In 1901 the Company held its first solo Camp at Lancing in Sussex. In 1905, Aubrey S. Roberts took over the Captaincy, a position that he held until 1922.

    The 83rd was held in much esteem in this period in the South London Battalion and was very successful in many All-London Boys’ Brigade Competitions, and it was indeed very rare for the 83rd  not to appear in the Annual Boys’ Brigade Display held at the Royal Albert Hall in May each year including 1918, 1920, 1921 and in 1922 the 83rd won the famous Drill Shield presented by The Daily Telegraph.

    In 1935, the 83rd London Life-Boys Team was formed with DJ.Hooton as the Leader in Charge. The Life-Boy Team was a junior version of the Company taking Boys in the 9- 11 years age range.

    During the mid 1930's the Drum and Fife Band was very successful, and had a large repertoire. In 1936 J.E.Smith retired as an officer, A.P. Rowbottom became Honorary Captain of the Company while D.J.Hooton took over the Captaincy.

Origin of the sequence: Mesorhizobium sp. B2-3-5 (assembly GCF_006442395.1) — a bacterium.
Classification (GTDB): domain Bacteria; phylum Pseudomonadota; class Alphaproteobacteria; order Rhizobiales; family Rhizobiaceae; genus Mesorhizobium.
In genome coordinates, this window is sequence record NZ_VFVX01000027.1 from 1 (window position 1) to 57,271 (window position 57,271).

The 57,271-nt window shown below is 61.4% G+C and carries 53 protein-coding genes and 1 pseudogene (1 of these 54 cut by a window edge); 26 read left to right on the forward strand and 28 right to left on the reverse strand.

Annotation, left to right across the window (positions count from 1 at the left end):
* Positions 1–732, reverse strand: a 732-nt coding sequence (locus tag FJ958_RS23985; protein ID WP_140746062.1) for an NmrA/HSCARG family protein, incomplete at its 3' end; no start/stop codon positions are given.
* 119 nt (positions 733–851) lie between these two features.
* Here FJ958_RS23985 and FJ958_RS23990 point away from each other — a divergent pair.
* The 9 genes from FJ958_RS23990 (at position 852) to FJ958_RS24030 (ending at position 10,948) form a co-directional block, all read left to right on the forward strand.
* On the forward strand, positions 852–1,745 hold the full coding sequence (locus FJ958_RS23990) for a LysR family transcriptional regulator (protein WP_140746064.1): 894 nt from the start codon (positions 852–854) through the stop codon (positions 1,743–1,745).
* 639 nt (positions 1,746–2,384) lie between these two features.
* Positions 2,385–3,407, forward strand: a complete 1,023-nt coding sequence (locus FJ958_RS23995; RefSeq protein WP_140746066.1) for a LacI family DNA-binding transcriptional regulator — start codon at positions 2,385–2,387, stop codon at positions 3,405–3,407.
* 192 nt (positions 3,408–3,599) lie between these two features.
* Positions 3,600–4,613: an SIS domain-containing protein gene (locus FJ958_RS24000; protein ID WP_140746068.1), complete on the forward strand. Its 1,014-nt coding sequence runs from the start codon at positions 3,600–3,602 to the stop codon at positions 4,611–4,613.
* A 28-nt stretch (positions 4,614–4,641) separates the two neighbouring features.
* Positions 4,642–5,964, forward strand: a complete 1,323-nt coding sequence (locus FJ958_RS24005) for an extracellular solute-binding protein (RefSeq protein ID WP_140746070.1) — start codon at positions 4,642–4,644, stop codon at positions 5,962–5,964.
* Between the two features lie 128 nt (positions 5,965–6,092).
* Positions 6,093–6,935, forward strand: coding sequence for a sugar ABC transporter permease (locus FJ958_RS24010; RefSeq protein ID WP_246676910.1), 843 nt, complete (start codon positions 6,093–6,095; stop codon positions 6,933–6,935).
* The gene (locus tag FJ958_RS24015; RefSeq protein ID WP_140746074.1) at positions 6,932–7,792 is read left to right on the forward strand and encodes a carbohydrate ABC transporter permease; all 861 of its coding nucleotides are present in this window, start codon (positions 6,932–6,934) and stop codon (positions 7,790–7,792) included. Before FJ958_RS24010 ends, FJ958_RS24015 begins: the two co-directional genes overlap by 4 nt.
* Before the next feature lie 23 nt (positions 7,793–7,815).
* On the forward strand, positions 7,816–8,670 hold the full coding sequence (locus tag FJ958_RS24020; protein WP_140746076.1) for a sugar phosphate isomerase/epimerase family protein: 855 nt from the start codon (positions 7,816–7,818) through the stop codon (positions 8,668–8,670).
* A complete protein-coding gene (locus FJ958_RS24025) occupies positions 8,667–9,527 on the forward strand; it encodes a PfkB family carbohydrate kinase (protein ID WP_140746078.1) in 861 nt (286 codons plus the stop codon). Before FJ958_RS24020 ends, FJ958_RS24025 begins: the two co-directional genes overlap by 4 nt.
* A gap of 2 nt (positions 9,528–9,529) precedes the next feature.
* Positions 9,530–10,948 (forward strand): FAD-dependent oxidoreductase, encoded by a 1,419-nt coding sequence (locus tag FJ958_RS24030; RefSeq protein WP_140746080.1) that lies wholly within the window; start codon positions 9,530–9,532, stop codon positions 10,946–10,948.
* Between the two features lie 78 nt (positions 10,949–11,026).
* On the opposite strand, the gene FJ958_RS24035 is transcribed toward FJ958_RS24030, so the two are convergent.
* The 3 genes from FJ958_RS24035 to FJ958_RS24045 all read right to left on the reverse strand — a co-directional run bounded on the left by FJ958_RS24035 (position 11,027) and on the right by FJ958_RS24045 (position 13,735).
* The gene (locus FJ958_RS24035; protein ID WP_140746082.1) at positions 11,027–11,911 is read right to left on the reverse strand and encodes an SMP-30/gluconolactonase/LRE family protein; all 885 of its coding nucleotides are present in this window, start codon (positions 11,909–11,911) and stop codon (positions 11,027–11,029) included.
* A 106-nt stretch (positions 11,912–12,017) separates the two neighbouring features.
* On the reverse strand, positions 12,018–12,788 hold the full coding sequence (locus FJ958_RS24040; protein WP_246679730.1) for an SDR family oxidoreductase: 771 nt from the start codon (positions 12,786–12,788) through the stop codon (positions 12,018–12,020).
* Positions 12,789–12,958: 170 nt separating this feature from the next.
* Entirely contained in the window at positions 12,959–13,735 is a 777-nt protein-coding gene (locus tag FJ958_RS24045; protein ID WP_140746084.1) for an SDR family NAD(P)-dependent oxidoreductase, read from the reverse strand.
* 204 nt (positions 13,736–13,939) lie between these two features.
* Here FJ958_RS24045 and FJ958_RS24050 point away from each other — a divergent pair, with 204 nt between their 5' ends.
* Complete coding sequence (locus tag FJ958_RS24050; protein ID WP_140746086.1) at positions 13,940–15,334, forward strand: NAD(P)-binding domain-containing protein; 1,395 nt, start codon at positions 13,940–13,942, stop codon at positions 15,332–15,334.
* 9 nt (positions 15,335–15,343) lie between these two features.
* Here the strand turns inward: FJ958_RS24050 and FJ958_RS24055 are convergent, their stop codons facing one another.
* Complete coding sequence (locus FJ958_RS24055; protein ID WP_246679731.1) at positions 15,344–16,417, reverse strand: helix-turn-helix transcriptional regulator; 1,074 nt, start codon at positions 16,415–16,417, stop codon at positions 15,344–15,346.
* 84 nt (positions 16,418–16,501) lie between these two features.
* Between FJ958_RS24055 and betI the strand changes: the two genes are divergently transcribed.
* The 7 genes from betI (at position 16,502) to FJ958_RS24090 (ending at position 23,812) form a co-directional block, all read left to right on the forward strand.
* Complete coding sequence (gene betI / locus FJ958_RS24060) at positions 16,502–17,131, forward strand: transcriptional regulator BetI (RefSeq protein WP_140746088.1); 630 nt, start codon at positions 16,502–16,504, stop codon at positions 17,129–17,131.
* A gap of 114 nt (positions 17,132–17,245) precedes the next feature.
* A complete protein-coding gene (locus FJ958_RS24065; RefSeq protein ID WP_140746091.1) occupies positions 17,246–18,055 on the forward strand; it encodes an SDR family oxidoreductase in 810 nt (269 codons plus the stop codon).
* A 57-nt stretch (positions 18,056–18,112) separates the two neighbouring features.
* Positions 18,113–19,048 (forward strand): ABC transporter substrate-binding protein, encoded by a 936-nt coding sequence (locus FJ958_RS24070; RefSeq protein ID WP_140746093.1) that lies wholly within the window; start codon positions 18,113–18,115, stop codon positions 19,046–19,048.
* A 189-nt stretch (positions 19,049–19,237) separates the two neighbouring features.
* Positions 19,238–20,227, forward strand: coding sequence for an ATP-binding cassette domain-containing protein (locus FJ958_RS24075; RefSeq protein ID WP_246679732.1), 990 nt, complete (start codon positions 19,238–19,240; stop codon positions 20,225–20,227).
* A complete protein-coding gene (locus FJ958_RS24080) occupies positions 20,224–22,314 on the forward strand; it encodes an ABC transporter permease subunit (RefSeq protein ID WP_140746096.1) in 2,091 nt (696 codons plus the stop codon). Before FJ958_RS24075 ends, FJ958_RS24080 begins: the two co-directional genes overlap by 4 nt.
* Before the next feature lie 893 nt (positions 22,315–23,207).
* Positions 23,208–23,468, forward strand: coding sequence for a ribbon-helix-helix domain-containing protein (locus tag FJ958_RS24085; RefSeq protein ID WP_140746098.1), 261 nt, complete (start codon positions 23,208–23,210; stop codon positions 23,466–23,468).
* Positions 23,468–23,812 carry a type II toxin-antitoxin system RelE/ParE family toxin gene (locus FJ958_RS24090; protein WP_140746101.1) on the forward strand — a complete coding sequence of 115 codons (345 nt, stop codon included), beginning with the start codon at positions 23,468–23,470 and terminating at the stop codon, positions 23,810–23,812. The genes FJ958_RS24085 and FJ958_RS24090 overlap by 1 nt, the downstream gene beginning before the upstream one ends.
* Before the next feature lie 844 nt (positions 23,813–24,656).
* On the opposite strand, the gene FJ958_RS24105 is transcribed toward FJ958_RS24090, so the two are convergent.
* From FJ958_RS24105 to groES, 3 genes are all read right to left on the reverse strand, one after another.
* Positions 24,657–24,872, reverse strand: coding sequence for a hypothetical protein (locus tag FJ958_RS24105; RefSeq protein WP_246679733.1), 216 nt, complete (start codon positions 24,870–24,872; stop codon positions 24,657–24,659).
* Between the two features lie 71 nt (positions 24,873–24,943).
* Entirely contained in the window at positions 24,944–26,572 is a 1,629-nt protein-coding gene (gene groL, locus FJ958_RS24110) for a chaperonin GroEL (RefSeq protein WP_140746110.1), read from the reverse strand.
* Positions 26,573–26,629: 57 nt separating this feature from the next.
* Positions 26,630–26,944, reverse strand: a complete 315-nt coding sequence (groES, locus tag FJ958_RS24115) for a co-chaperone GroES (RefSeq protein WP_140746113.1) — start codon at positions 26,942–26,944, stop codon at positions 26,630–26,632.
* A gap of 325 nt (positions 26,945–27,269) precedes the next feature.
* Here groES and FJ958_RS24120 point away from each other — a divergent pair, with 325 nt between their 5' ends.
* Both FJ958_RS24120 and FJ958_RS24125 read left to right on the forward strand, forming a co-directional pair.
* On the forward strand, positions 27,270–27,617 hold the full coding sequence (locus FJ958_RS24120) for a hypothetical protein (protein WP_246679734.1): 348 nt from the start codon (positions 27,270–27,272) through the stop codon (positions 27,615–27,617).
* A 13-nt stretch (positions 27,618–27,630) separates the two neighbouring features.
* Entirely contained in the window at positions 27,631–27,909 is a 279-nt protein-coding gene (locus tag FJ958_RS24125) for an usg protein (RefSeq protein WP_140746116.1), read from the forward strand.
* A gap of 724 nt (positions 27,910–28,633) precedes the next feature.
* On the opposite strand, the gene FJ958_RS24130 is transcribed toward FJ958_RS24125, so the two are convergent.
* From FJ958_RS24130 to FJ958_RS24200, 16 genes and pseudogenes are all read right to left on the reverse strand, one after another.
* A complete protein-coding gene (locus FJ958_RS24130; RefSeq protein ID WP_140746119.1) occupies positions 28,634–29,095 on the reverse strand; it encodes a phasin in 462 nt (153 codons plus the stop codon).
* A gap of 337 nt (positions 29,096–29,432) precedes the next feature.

In 1937 there was a South London Battalion Display at Herne Hill to celebrate the Coronation of King George VI   in which the 83rd participated, and the famous Empire Festival of Youth at the Wembley Stadium, in which eight 83rd Boys were part of the 1,000 Boy massed Boys' Brigade P.T. item. In 1938 the Reverend H.P. Walkden became Chaplain.  

The War Years  

St James Church Park Hill Pre War 

St James Church Park Hill Temporary Prefab Church 

     From 1939 onwards the 83rd started to go through a lean period with many of its officers and senior Boys being called up, or evacuated, because of the Second World War.

    On 3rd September 1939, Boys assembling for Bible Class at 11.00 am went round to the Vicarage at 10 West Road to hear the Prime Minister’s Broadcast on the wireless. The first impact of this was evacuations and blackout, but as part of the hall could be blacked out it was, available for Company meetings. However, more Staff were called up, and problems were beginning to arise.